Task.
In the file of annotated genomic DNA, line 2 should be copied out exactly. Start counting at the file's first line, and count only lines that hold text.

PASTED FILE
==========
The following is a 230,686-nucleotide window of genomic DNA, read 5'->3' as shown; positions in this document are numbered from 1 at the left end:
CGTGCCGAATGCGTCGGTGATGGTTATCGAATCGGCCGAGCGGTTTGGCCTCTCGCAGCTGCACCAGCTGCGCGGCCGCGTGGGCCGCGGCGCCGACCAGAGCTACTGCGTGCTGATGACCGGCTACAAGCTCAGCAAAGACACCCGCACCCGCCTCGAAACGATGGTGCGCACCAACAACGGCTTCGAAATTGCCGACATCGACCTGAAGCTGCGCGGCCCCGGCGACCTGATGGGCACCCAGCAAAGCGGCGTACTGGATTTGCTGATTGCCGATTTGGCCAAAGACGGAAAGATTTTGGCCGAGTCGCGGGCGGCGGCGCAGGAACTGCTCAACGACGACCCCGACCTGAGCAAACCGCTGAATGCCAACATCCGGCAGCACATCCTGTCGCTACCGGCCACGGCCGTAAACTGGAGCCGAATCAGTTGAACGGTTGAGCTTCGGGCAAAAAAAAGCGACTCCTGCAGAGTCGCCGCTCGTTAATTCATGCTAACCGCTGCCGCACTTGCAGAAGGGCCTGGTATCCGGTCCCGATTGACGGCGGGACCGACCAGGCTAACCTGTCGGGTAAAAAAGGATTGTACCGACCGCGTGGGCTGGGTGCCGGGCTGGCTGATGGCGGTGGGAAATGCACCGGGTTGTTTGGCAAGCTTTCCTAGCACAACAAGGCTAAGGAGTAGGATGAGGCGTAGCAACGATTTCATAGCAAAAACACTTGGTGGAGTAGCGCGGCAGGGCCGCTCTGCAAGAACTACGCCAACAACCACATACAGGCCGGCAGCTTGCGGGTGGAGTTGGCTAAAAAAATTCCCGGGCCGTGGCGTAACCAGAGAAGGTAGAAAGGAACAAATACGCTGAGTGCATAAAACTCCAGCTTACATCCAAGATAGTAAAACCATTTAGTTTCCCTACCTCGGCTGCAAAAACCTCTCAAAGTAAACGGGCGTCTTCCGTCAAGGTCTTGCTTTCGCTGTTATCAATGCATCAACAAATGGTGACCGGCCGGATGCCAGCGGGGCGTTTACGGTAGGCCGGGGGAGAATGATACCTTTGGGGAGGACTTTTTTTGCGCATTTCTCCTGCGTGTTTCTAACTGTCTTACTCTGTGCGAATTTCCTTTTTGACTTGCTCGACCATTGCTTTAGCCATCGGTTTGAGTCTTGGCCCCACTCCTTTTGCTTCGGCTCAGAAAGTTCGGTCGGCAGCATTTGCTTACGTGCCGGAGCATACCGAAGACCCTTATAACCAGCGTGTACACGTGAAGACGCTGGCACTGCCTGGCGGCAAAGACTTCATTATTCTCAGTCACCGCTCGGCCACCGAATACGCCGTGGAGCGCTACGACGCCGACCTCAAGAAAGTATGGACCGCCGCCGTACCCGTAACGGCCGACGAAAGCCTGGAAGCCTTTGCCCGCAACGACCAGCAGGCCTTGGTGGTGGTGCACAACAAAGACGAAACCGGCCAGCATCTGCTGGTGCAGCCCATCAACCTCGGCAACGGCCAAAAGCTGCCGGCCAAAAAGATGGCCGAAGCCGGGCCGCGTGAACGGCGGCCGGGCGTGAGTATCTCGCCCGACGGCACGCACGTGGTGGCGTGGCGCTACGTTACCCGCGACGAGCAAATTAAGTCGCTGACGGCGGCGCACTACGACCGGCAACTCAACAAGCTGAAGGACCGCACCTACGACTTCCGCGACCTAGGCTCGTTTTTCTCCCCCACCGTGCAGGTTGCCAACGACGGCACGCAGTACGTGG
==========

CGTGCCGAATGCGTCGGTGATGGTTATCGAATCGGCCGAGCGGTTTGGCCTCTCGCAGCTGCACCAGCTGCGCGGCCGCGTGGGCCGCGGCGCCGACCAGAGCTACTGCGTGCTGATGACCGGCTACAAGCTCAGCAAAGACACCCGCACCCGCCTCGAAACGATGGTGCGCACCAACAACGGCTTCGAAATTGCCGACATCGACCTGAAGCTGCGCGGCCCCGGCGACCTGATGGGCACCCAGCAAAGCGGCGTACTGGATTTGCTGATTGCCGATTTGGCCAAAGACGGAAAGATTTTGGCCGAGTCGCGGGCGGCGGCGCAGGAACTGCTCAACGACGACCCCGACCTGAGCAAACCGCTGAATGCCAACATCCGGCAGCACATCCTGTCGCTACCGGCCACGGCCGTAAACTGGAGCCGAATCAGTTGAACGGTTGAGCTTCGGGCAAAAAAAAGCGACTCCTGCAGAGTCGCCGCTCGTTAATTCATGCTAACCGCTGCCGCACTTGCAGAAGGGCCTGGTATCCGGTCCCGATTGACGGCGGGACCGACCAGGCTAACCTGTCGGGTAAAAAAGGATTGTACCGACCGCGTGGGCTGGGTGCCGGGCTGGCTGATGGCGGTGGGAAATGCACCGGGTTGTTTGGCAAGCTTTCCTAGCACAACAAGGCTAAGGAGTAGGATGAGGCGTAGCAACGATTTCATAGCAAAAACACTTGGTGGAGTAGCGCGGCAGGGCCGCTCTGCAAGAACTACGCCAACAACCACATACAGGCCGGCAGCTTGCGGGTGGAGTTGGCTAAAAAAATTCCCGGGCCGTGGCGTAACCAGAGAAGGTAGAAAGGAACAAATACGCTGAGTGCATAAAACTCCAGCTTACATCCAAGATAGTAAAACCATTTAGTTTCCCTACCTCGGCTGCAAAAACCTCTCAAAGTAAACGGGCGTCTTCCGTCAAGGTCTTGCTTTCGCTGTTATCAATGCATCAACAAATGGTGACCGGCCGGATGCCAGCGGGGCGTTTACGGTAGGCCGGGGGAGAATGATACCTTTGGGGAGGACTTTTTTTGCGCATTTCTCCTGCGTGTTTCTAACTGTCTTACTCTGTGCGAATTTCCTTTTTGACTTGCTCGACCATTGCTTTAGCCATCGGTTTGAGTCTTGGCCCCACTCCTTTTGCTTCGGCTCAGAAAGTTCGGTCGGCAGCATTTGCTTACGTGCCGGAGCATACCGAAGACCCTTATAACCAGCGTGTACACGTGAAGACGCTGGCACTGCCTGGCGGCAAAGACTTCATTATTCTCAGTCACCGCTCGGCCACCGAATACGCCGTGGAGCGCTACGACGCCGACCTCAAGAAAGTATGGACCGCCGCCGTACCCGTAACGGCCGACGAAAGCCTGGAAGCCTTTGCCCGCAACGACCAGCAGGCCTTGGTGGTGGTGCACAACAAAGACGAAACCGGCCAGCATCTGCTGGTGCAGCCCATCAACCTCGGCAACGGCCAAAAGCTGCCGGCCAAAAAGATGGCCGAAGCCGGGCCGCGTGAACGGCGGCCGGGCGTGAGTATCTCGCCCGACGGCACGCACGTGGTGGCGTGGCGCTACGTTACCCGCGACGAGCAAATTAAGTCGCTGACGGCGGCGCACTACGACCGGCAACTCAACAAGCTGAAGGACCGCACCTACGACTTCCGCGACCTAGGCTCGTTTTTCTCCCCCACCGTGCAGGTTGCCAACGACGGCACGCAGTACGTGG